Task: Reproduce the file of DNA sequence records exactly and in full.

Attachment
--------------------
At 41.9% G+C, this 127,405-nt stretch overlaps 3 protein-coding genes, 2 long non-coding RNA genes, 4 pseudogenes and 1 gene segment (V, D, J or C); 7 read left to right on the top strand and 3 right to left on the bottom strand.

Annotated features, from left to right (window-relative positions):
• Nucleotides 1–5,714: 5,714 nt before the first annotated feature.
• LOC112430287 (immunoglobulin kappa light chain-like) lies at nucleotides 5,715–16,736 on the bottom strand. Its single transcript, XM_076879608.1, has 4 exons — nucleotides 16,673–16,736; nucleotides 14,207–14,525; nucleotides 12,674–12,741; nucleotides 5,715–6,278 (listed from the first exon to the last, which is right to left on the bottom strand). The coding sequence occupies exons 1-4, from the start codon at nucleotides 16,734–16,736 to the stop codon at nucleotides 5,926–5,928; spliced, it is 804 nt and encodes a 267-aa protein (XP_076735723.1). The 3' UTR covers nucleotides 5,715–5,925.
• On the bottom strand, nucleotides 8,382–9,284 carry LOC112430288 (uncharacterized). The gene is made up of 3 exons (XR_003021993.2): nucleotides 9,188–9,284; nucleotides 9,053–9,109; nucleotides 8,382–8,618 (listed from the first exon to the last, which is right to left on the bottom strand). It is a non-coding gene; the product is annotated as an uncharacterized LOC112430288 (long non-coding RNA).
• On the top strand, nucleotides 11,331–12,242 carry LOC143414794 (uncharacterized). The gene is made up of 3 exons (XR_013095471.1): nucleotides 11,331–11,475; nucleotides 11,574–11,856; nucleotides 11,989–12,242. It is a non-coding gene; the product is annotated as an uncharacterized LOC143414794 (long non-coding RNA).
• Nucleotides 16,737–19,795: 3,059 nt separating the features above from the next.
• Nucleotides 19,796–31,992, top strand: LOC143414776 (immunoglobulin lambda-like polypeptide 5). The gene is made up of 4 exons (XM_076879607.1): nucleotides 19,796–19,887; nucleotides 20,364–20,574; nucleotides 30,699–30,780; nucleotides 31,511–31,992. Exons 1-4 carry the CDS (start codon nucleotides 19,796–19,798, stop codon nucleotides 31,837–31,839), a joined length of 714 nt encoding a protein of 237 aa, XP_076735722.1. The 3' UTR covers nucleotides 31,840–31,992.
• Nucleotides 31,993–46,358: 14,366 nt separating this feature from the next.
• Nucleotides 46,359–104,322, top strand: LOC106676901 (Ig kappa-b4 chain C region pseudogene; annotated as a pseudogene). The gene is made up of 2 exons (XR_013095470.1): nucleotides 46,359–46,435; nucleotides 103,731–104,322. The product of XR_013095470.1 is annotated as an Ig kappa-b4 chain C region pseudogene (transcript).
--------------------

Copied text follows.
At 41.9% G+C, this 127,405-nt stretch overlaps 3 protein-coding genes, 2 long non-coding RNA genes, 4 pseudogenes and 1 gene segment (V, D, J or C); 7 read left to right on the top strand and 3 right to left on the bottom strand.

Annotated features, from left to right (window-relative positions):
• Nucleotides 1–5,714: 5,714 nt before the first annotated feature.
• LOC112430287 (immunoglobulin kappa light chain-like) lies at nucleotides 5,715–16,736 on the bottom strand. Its single transcript, XM_076879608.1, has 4 exons — nucleotides 16,673–16,736; nucleotides 14,207–14,525; nucleotides 12,674–12,741; nucleotides 5,715–6,278 (listed from the first exon to the last, which is right to left on the bottom strand). The coding sequence occupies exons 1-4, from the start codon at nucleotides 16,734–16,736 to the stop codon at nucleotides 5,926–5,928; spliced, it is 804 nt and encodes a 267-aa protein (XP_076735723.1). The 3' UTR covers nucleotides 5,715–5,925.
• On the bottom strand, nucleotides 8,382–9,284 carry LOC112430288 (uncharacterized). The gene is made up of 3 exons (XR_003021993.2): nucleotides 9,188–9,284; nucleotides 9,053–9,109; nucleotides 8,382–8,618 (listed from the first exon to the last, which is right to left on the bottom strand). It is a non-coding gene; the product is annotated as an uncharacterized LOC112430288 (long non-coding RNA).
• On the top strand, nucleotides 11,331–12,242 carry LOC143414794 (uncharacterized). The gene is made up of 3 exons (XR_013095471.1): nucleotides 11,331–11,475; nucleotides 11,574–11,856; nucleotides 11,989–12,242. It is a non-coding gene; the product is annotated as an uncharacterized LOC143414794 (long non-coding RNA).
• Nucleotides 16,737–19,795: 3,059 nt separating the features above from the next.
• Nucleotides 19,796–31,992, top strand: LOC143414776 (immunoglobulin lambda-like polypeptide 5). The gene is made up of 4 exons (XM_076879607.1): nucleotides 19,796–19,887; nucleotides 20,364–20,574; nucleotides 30,699–30,780; nucleotides 31,511–31,992. Exons 1-4 carry the CDS (start codon nucleotides 19,796–19,798, stop codon nucleotides 31,837–31,839), a joined length of 714 nt encoding a protein of 237 aa, XP_076735722.1. The 3' UTR covers nucleotides 31,840–31,992.
• Nucleotides 31,993–46,358: 14,366 nt separating this feature from the next.
• Nucleotides 46,359–104,322, top strand: LOC106676901 (Ig kappa-b4 chain C region pseudogene; annotated as a pseudogene). The gene is made up of 2 exons (XR_013095470.1): nucleotides 46,359–46,435; nucleotides 103,731–104,322. The product of XR_013095470.1 is annotated as an Ig kappa-b4 chain C region pseudogene (transcript).